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Occupants on one floor of a high-rise office building in New York City were able to reduce lighting energy usage by nearly 80 percent in some areas by using advanced lighting and automated shades, according to scientists from the U.S. Department of Energy’s Lawrence Berkeley National Laboratory (Berkeley Lab). The dramatic results emerged at a “living laboratory” that was set up to test four sets of technologies on one 40,000-square-foot floor of a building.
Berkeley Lab partnered with the Building Energy Exchange (BEEx), an independent nonprofit, to demonstrate that even in relatively modern office buildings, installing the latest generation of smart, actively controlled, energy-efficient lighting and shading can dramatically lower energy costs and enhance the quality of the work environment. These results will be important in speeding market adoption of emerging energy-saving technologies, says Eleanor Lee, a Berkeley Lab scientist who led the project.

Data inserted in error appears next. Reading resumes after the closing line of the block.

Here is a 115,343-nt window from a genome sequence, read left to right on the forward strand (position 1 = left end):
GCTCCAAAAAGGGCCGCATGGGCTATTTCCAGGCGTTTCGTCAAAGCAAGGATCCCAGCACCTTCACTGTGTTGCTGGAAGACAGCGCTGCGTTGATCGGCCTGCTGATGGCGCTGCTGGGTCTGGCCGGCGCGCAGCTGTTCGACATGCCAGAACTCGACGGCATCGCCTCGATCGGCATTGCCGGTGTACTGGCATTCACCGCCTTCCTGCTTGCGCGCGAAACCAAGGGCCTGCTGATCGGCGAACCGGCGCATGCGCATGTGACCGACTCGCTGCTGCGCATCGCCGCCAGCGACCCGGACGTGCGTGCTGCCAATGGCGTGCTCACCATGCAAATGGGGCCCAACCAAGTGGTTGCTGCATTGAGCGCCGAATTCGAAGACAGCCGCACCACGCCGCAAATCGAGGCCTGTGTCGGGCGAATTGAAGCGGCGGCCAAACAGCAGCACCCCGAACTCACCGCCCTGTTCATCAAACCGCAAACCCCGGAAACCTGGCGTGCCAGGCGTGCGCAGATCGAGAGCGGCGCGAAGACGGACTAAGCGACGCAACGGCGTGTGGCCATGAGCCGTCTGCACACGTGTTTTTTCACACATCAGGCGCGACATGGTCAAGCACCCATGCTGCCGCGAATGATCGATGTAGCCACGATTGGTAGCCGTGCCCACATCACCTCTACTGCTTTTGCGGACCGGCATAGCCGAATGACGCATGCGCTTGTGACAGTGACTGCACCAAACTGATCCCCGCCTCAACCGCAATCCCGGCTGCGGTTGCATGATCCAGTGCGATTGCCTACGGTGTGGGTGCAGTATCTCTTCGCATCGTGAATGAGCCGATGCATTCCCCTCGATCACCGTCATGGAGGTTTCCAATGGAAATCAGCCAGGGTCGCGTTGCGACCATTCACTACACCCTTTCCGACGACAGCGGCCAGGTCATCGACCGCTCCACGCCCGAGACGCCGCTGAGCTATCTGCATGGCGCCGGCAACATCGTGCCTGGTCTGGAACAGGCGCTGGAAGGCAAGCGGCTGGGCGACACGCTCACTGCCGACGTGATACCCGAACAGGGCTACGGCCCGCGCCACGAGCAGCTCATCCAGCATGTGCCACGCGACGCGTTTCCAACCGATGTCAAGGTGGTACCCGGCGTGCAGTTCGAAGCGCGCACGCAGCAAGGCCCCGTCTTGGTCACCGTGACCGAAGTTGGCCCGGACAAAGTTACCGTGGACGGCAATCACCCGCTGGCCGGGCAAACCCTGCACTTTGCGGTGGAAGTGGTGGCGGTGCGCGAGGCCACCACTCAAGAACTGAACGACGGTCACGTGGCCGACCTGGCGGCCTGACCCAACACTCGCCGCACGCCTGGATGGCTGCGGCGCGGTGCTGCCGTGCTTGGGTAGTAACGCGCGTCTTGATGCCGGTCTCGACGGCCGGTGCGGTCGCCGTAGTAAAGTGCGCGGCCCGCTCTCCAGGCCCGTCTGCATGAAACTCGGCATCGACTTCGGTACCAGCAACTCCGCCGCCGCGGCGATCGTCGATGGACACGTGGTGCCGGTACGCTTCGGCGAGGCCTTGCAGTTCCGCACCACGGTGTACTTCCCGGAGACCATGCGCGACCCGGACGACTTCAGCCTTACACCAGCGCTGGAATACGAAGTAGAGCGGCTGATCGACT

Read more at: http://newscenter.lbl.gov/2017/07/10/shading-and-lighting-retrofits-slash-energy-use-in-new-york-living-lab-office-demonstration/
This Quick Read was submitted by Dan Hounsell, editor-in-chief of Facility Maintenance Decisions, firstname.lastname@example.org. For guidance on saving energy by installing LED lighting, visit https://www.facilitiesnet.com/17213FMD. To read about lighting controls retrofits and energy efficiency, visit https://www.facilitiesnet.com/17167FMD.